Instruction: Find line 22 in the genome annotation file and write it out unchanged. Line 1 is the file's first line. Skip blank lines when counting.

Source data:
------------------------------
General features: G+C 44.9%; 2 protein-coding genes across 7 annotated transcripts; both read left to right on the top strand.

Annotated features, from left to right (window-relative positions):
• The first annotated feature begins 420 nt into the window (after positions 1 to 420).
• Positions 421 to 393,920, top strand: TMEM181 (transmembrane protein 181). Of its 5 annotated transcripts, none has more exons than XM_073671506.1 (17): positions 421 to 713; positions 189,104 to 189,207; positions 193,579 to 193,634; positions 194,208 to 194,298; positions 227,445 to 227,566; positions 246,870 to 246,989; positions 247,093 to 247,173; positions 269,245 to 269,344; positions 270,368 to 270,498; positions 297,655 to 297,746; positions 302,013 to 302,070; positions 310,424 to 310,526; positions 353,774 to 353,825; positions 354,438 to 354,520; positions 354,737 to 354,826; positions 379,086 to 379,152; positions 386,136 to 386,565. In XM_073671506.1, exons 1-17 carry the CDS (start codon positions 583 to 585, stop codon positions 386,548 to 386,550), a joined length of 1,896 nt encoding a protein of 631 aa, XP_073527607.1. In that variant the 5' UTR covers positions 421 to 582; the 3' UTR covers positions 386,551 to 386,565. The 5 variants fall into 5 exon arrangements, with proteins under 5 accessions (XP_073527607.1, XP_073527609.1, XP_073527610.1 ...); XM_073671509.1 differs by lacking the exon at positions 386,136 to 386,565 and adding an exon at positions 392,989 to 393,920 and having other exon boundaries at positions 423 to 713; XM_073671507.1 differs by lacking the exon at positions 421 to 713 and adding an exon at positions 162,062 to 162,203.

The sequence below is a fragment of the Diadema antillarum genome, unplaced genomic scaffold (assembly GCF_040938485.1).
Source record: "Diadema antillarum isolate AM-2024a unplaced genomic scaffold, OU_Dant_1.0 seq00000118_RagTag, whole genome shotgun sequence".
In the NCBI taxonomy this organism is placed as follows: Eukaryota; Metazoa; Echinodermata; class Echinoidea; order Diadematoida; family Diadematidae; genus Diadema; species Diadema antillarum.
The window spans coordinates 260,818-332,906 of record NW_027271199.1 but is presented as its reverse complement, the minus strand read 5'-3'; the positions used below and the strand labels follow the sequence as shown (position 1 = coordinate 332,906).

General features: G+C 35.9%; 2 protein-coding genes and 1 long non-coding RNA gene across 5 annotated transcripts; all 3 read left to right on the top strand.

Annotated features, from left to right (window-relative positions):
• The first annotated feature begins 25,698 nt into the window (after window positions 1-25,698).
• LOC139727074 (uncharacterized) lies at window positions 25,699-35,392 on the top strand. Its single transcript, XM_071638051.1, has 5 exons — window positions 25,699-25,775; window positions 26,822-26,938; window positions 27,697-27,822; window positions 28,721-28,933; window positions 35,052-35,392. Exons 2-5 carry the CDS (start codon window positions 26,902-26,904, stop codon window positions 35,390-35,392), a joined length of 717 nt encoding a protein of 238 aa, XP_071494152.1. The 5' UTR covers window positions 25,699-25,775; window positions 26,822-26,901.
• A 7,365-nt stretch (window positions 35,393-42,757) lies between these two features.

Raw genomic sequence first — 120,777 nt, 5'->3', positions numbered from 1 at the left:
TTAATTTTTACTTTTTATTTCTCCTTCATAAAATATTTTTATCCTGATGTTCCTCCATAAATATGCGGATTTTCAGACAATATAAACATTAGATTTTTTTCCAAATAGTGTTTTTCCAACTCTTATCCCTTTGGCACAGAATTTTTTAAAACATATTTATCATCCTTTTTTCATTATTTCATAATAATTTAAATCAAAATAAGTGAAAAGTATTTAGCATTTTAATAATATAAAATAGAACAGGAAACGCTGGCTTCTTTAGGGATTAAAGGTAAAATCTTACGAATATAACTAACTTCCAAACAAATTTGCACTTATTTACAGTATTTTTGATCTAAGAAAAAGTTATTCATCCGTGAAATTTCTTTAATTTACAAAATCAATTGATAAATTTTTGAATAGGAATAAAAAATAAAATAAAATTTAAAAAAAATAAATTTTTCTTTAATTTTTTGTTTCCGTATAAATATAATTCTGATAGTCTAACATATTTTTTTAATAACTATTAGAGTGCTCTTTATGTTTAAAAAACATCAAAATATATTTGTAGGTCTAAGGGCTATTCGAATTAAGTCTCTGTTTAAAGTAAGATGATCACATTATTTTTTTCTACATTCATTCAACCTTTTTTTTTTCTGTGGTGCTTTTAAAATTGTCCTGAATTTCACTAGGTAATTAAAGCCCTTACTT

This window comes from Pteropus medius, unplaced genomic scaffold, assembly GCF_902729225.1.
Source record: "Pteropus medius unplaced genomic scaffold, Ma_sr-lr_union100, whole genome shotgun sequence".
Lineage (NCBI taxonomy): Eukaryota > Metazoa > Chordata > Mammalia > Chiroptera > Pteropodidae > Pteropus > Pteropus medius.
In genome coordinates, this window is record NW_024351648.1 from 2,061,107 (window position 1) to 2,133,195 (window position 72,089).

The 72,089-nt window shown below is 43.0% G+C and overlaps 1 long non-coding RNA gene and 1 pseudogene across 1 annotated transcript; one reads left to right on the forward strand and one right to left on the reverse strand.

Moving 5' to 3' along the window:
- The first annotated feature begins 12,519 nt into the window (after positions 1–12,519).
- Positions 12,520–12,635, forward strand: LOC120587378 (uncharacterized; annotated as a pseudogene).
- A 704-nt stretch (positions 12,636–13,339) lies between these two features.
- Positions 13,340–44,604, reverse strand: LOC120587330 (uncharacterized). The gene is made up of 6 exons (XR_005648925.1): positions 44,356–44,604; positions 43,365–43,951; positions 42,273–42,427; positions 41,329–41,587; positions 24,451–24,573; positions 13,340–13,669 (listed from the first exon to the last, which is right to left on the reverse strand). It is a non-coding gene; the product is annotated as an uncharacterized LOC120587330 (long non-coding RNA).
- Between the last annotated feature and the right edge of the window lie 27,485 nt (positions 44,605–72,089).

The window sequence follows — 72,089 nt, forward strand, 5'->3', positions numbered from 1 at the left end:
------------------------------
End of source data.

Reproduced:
- The first annotated feature begins 12,519 nt into the window (after positions 1–12,519).